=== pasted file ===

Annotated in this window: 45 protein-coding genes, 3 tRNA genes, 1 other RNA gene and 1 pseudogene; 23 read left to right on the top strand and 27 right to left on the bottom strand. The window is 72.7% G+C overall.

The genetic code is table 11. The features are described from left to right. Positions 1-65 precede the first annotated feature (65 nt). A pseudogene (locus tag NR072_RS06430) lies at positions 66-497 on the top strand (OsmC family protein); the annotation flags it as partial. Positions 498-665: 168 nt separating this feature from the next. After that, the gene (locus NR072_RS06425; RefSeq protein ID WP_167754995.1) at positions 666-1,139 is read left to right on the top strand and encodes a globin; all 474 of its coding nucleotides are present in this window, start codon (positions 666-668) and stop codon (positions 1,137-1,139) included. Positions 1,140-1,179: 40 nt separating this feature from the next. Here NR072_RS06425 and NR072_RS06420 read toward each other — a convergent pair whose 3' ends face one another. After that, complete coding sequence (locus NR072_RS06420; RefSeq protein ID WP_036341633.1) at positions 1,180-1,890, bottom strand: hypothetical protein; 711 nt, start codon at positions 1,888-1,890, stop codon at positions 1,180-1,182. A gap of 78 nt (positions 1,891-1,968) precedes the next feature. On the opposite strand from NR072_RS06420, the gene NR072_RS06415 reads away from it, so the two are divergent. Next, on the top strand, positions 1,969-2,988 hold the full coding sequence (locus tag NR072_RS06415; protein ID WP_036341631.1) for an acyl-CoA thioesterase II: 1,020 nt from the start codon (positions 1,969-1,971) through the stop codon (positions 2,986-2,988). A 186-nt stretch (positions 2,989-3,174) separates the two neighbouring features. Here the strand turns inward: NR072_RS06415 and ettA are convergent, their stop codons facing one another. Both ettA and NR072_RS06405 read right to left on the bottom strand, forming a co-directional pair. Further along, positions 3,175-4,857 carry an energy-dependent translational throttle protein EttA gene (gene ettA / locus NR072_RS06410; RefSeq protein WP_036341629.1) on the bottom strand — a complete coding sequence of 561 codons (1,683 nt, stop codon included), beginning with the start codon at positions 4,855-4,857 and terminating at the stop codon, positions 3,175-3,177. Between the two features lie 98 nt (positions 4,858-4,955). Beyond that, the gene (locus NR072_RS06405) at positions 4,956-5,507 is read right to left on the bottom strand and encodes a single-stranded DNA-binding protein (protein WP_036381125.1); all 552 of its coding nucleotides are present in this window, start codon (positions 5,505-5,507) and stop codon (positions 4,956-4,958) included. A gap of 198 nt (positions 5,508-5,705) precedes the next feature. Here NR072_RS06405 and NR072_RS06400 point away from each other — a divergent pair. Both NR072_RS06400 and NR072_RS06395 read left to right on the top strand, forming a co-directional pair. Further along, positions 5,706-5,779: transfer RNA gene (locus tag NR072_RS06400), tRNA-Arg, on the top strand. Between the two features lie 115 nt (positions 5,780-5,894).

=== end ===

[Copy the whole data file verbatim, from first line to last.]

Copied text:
Annotated in this window: 45 protein-coding genes, 3 tRNA genes, 1 other RNA gene and 1 pseudogene; 23 read left to right on the top strand and 27 right to left on the bottom strand. The window is 72.7% G+C overall.

The genetic code is table 11. The features are described from left to right. Positions 1-65 precede the first annotated feature (65 nt). A pseudogene (locus tag NR072_RS06430) lies at positions 66-497 on the top strand (OsmC family protein); the annotation flags it as partial. Positions 498-665: 168 nt separating this feature from the next. After that, the gene (locus NR072_RS06425; RefSeq protein ID WP_167754995.1) at positions 666-1,139 is read left to right on the top strand and encodes a globin; all 474 of its coding nucleotides are present in this window, start codon (positions 666-668) and stop codon (positions 1,137-1,139) included. Positions 1,140-1,179: 40 nt separating this feature from the next. Here NR072_RS06425 and NR072_RS06420 read toward each other — a convergent pair whose 3' ends face one another. After that, complete coding sequence (locus NR072_RS06420; RefSeq protein ID WP_036341633.1) at positions 1,180-1,890, bottom strand: hypothetical protein; 711 nt, start codon at positions 1,888-1,890, stop codon at positions 1,180-1,182. A gap of 78 nt (positions 1,891-1,968) precedes the next feature. On the opposite strand from NR072_RS06420, the gene NR072_RS06415 reads away from it, so the two are divergent. Next, on the top strand, positions 1,969-2,988 hold the full coding sequence (locus tag NR072_RS06415; protein ID WP_036341631.1) for an acyl-CoA thioesterase II: 1,020 nt from the start codon (positions 1,969-1,971) through the stop codon (positions 2,986-2,988). A 186-nt stretch (positions 2,989-3,174) separates the two neighbouring features. Here the strand turns inward: NR072_RS06415 and ettA are convergent, their stop codons facing one another. Both ettA and NR072_RS06405 read right to left on the bottom strand, forming a co-directional pair. Further along, positions 3,175-4,857 carry an energy-dependent translational throttle protein EttA gene (gene ettA / locus NR072_RS06410; RefSeq protein WP_036341629.1) on the bottom strand — a complete coding sequence of 561 codons (1,683 nt, stop codon included), beginning with the start codon at positions 4,855-4,857 and terminating at the stop codon, positions 3,175-3,177. Between the two features lie 98 nt (positions 4,858-4,955). Beyond that, the gene (locus NR072_RS06405) at positions 4,956-5,507 is read right to left on the bottom strand and encodes a single-stranded DNA-binding protein (protein WP_036381125.1); all 552 of its coding nucleotides are present in this window, start codon (positions 5,505-5,507) and stop codon (positions 4,956-4,958) included. A gap of 198 nt (positions 5,508-5,705) precedes the next feature. Here NR072_RS06405 and NR072_RS06400 point away from each other — a divergent pair. Both NR072_RS06400 and NR072_RS06395 read left to right on the top strand, forming a co-directional pair. Further along, positions 5,706-5,779: transfer RNA gene (locus tag NR072_RS06400), tRNA-Arg, on the top strand. Between the two features lie 115 nt (positions 5,780-5,894).